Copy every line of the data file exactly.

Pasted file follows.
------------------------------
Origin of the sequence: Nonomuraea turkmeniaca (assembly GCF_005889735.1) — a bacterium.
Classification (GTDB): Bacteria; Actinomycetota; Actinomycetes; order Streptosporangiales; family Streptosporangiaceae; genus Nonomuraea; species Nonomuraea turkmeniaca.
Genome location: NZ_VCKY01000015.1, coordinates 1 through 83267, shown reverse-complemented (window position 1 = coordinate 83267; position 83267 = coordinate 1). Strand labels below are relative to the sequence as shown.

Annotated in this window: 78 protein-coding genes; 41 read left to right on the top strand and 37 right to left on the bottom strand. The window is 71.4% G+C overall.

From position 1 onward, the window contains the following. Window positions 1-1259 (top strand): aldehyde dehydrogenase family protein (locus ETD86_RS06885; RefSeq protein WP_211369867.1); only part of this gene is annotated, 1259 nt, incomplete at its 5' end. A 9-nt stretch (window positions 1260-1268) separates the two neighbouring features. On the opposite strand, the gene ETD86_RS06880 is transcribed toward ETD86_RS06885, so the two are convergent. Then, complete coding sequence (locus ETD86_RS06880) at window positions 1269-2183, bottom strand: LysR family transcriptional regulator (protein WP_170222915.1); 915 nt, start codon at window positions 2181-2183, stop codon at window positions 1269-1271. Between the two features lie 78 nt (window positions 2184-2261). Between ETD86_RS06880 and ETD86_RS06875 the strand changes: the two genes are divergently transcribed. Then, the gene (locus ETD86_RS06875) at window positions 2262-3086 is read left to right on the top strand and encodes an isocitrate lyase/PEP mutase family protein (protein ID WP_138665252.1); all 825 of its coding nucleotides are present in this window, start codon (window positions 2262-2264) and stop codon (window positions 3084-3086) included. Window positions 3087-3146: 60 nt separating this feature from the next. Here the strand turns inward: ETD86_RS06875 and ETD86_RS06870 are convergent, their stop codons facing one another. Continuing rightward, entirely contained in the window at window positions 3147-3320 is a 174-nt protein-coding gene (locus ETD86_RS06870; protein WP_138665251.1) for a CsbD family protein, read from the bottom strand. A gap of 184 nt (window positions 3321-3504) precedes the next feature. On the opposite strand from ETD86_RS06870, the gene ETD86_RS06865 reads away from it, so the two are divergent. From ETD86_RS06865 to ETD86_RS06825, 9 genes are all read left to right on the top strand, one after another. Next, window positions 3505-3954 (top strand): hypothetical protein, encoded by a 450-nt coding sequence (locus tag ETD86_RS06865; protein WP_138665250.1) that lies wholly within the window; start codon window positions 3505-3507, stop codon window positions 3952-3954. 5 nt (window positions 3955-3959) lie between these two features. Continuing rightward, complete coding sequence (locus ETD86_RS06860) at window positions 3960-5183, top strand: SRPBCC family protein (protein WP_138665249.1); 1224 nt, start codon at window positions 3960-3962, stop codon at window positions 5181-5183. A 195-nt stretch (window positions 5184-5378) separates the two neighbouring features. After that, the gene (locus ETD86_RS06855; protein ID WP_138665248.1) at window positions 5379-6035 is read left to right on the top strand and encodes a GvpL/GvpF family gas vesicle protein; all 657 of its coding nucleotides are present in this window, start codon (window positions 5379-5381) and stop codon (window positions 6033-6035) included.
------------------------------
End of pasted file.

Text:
Origin of the sequence: Nonomuraea turkmeniaca (assembly GCF_005889735.1) — a bacterium.
Classification (GTDB): Bacteria; Actinomycetota; Actinomycetes; order Streptosporangiales; family Streptosporangiaceae; genus Nonomuraea; species Nonomuraea turkmeniaca.
Genome location: NZ_VCKY01000015.1, coordinates 1 through 83267, shown reverse-complemented (window position 1 = coordinate 83267; position 83267 = coordinate 1). Strand labels below are relative to the sequence as shown.

Annotated in this window: 78 protein-coding genes; 41 read left to right on the top strand and 37 right to left on the bottom strand. The window is 71.4% G+C overall.

From position 1 onward, the window contains the following. Window positions 1-1259 (top strand): aldehyde dehydrogenase family protein (locus ETD86_RS06885; RefSeq protein WP_211369867.1); only part of this gene is annotated, 1259 nt, incomplete at its 5' end. A 9-nt stretch (window positions 1260-1268) separates the two neighbouring features. On the opposite strand, the gene ETD86_RS06880 is transcribed toward ETD86_RS06885, so the two are convergent. Then, complete coding sequence (locus ETD86_RS06880) at window positions 1269-2183, bottom strand: LysR family transcriptional regulator (protein WP_170222915.1); 915 nt, start codon at window positions 2181-2183, stop codon at window positions 1269-1271. Between the two features lie 78 nt (window positions 2184-2261). Between ETD86_RS06880 and ETD86_RS06875 the strand changes: the two genes are divergently transcribed. Then, the gene (locus ETD86_RS06875) at window positions 2262-3086 is read left to right on the top strand and encodes an isocitrate lyase/PEP mutase family protein (protein ID WP_138665252.1); all 825 of its coding nucleotides are present in this window, start codon (window positions 2262-2264) and stop codon (window positions 3084-3086) included. Window positions 3087-3146: 60 nt separating this feature from the next. Here the strand turns inward: ETD86_RS06875 and ETD86_RS06870 are convergent, their stop codons facing one another. Continuing rightward, entirely contained in the window at window positions 3147-3320 is a 174-nt protein-coding gene (locus ETD86_RS06870; protein WP_138665251.1) for a CsbD family protein, read from the bottom strand. A gap of 184 nt (window positions 3321-3504) precedes the next feature. On the opposite strand from ETD86_RS06870, the gene ETD86_RS06865 reads away from it, so the two are divergent. From ETD86_RS06865 to ETD86_RS06825, 9 genes are all read left to right on the top strand, one after another. Next, window positions 3505-3954 (top strand): hypothetical protein, encoded by a 450-nt coding sequence (locus tag ETD86_RS06865; protein WP_138665250.1) that lies wholly within the window; start codon window positions 3505-3507, stop codon window positions 3952-3954. 5 nt (window positions 3955-3959) lie between these two features. Continuing rightward, complete coding sequence (locus ETD86_RS06860) at window positions 3960-5183, top strand: SRPBCC family protein (protein WP_138665249.1); 1224 nt, start codon at window positions 3960-3962, stop codon at window positions 5181-5183. A 195-nt stretch (window positions 5184-5378) separates the two neighbouring features. After that, the gene (locus ETD86_RS06855; protein ID WP_138665248.1) at window positions 5379-6035 is read left to right on the top strand and encodes a GvpL/GvpF family gas vesicle protein; all 657 of its coding nucleotides are present in this window, start codon (window positions 5379-5381) and stop codon (window positions 6033-6035) included.